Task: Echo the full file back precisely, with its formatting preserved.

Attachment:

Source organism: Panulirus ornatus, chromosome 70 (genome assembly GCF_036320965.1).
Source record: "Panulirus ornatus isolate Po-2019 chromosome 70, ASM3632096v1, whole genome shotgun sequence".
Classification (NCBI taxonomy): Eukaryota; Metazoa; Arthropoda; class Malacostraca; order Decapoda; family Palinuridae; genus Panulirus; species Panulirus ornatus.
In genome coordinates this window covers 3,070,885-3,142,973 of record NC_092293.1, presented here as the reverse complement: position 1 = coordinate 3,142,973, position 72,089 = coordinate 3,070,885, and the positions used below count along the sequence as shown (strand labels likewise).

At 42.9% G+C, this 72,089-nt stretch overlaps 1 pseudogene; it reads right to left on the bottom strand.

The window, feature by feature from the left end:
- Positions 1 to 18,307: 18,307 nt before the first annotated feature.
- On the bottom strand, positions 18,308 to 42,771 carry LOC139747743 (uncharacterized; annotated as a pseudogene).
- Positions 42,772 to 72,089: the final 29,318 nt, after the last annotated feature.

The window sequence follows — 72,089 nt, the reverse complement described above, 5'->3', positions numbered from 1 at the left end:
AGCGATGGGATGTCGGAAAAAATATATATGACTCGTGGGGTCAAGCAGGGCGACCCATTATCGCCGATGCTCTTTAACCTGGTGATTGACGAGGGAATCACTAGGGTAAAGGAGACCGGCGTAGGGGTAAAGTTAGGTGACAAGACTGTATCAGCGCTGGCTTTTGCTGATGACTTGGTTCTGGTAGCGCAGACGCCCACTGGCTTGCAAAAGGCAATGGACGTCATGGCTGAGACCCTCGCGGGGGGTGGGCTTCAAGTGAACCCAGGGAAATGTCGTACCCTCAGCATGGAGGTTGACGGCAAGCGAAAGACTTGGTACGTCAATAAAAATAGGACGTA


Source organism: Panulirus ornatus, chromosome 70 (genome assembly GCF_036320965.1).
Source record: "Panulirus ornatus isolate Po-2019 chromosome 70, ASM3632096v1, whole genome shotgun sequence".
Classification (NCBI taxonomy): Eukaryota; Metazoa; Arthropoda; class Malacostraca; order Decapoda; family Palinuridae; genus Panulirus; species Panulirus ornatus.
In genome coordinates this window covers 3,070,885-3,142,973 of record NC_092293.1, presented here as the reverse complement: position 1 = coordinate 3,142,973, position 72,089 = coordinate 3,070,885, and the positions used below count along the sequence as shown (strand labels likewise).

At 42.9% G+C, this 72,089-nt stretch overlaps 1 pseudogene; it reads right to left on the bottom strand.

The window, feature by feature from the left end:
- Positions 1 to 18,307: 18,307 nt before the first annotated feature.
- On the bottom strand, positions 18,308 to 42,771 carry LOC139747743 (uncharacterized; annotated as a pseudogene).
- Positions 42,772 to 72,089: the final 29,318 nt, after the last annotated feature.

The window sequence follows — 72,089 nt, the reverse complement described above, 5'->3', positions numbered from 1 at the left end:
AGCGATGGGATGTCGGAAAAAATATATATGACTCGTGGGGTCAAGCAGGGCGACCCATTATCGCCGATGCTCTTTAACCTGGTGATTGACGAGGGAATCACTAGGGTAAAGGAGACCGGCGTAGGGGTAAAGTTAGGTGACAAGACTGTATCAGCGCTGGCTTTTGCTGATGACTTGGTTCTGGTAGCGCAGACGCCCACTGGCTTGCAAAAGGCAATGGACGTCATGGCTGAGACCCTCGCGGGGGGTGGGCTTCAAGTGAACCCAGGGAAATGTCGTACCCTCAGCATGGAGGTTGACGGCAAGCGAAAGACTTGGTACGTCAATAAAAATAGGACGTA